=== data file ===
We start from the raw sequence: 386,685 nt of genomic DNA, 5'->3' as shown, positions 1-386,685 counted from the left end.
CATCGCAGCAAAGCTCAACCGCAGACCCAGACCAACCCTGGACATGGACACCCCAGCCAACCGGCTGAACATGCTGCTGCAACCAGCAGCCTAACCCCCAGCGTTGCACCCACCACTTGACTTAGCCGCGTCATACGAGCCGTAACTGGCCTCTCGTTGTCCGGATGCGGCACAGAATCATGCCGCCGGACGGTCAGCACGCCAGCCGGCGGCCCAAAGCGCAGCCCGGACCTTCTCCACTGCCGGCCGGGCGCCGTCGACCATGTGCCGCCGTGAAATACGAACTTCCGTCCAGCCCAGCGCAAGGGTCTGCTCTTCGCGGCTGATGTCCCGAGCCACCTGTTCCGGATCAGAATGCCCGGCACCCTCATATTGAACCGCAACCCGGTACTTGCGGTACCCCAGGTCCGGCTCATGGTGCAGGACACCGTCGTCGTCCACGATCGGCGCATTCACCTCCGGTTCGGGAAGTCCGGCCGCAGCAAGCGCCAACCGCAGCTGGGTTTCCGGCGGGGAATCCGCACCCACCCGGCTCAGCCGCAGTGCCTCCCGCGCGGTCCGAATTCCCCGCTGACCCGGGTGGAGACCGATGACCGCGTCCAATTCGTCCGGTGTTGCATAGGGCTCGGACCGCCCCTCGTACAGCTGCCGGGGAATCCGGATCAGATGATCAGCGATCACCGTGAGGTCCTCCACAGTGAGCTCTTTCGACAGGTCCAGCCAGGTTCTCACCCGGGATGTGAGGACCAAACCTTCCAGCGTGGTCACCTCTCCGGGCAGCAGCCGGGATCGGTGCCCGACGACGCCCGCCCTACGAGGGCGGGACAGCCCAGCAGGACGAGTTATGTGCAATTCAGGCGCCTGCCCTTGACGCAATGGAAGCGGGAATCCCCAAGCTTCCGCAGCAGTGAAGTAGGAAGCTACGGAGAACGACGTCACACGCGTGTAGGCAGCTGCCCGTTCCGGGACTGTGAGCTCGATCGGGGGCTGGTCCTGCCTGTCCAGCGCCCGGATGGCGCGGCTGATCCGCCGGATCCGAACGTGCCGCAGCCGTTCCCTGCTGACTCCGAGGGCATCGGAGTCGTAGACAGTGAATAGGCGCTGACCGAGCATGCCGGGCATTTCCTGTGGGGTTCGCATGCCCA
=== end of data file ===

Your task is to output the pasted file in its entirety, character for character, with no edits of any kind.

We start from the raw sequence: 386,685 nt of genomic DNA, 5'->3' as shown, positions 1-386,685 counted from the left end.
CATCGCAGCAAAGCTCAACCGCAGACCCAGACCAACCCTGGACATGGACACCCCAGCCAACCGGCTGAACATGCTGCTGCAACCAGCAGCCTAACCCCCAGCGTTGCACCCACCACTTGACTTAGCCGCGTCATACGAGCCGTAACTGGCCTCTCGTTGTCCGGATGCGGCACAGAATCATGCCGCCGGACGGTCAGCACGCCAGCCGGCGGCCCAAAGCGCAGCCCGGACCTTCTCCACTGCCGGCCGGGCGCCGTCGACCATGTGCCGCCGTGAAATACGAACTTCCGTCCAGCCCAGCGCAAGGGTCTGCTCTTCGCGGCTGATGTCCCGAGCCACCTGTTCCGGATCAGAATGCCCGGCACCCTCATATTGAACCGCAACCCGGTACTTGCGGTACCCCAGGTCCGGCTCATGGTGCAGGACACCGTCGTCGTCCACGATCGGCGCATTCACCTCCGGTTCGGGAAGTCCGGCCGCAGCAAGCGCCAACCGCAGCTGGGTTTCCGGCGGGGAATCCGCACCCACCCGGCTCAGCCGCAGTGCCTCCCGCGCGGTCCGAATTCCCCGCTGACCCGGGTGGAGACCGATGACCGCGTCCAATTCGTCCGGTGTTGCATAGGGCTCGGACCGCCCCTCGTACAGCTGCCGGGGAATCCGGATCAGATGATCAGCGATCACCGTGAGGTCCTCCACAGTGAGCTCTTTCGACAGGTCCAGCCAGGTTCTCACCCGGGATGTGAGGACCAAACCTTCCAGCGTGGTCACCTCTCCGGGCAGCAGCCGGGATCGGTGCCCGACGACGCCCGCCCTACGAGGGCGGGACAGCCCAGCAGGACGAGTTATGTGCAATTCAGGCGCCTGCCCTTGACGCAATGGAAGCGGGAATCCCCAAGCTTCCGCAGCAGTGAAGTAGGAAGCTACGGAGAACGACGTCACACGCGTGTAGGCAGCTGCCCGTTCCGGGACTGTGAGCTCGATCGGGGGCTGGTCCTGCCTGTCCAGCGCCCGGATGGCGCGGCTGATCCGCCGGATCCGAACGTGCCGCAGCCGTTCCCTGCTGACTCCGAGGGCATCGGAGTCGTAGACAGTGAATAGGCGCTGACCGAGCATGCCGGGCATTTCCTGTGGGGTTCGCATGCCCA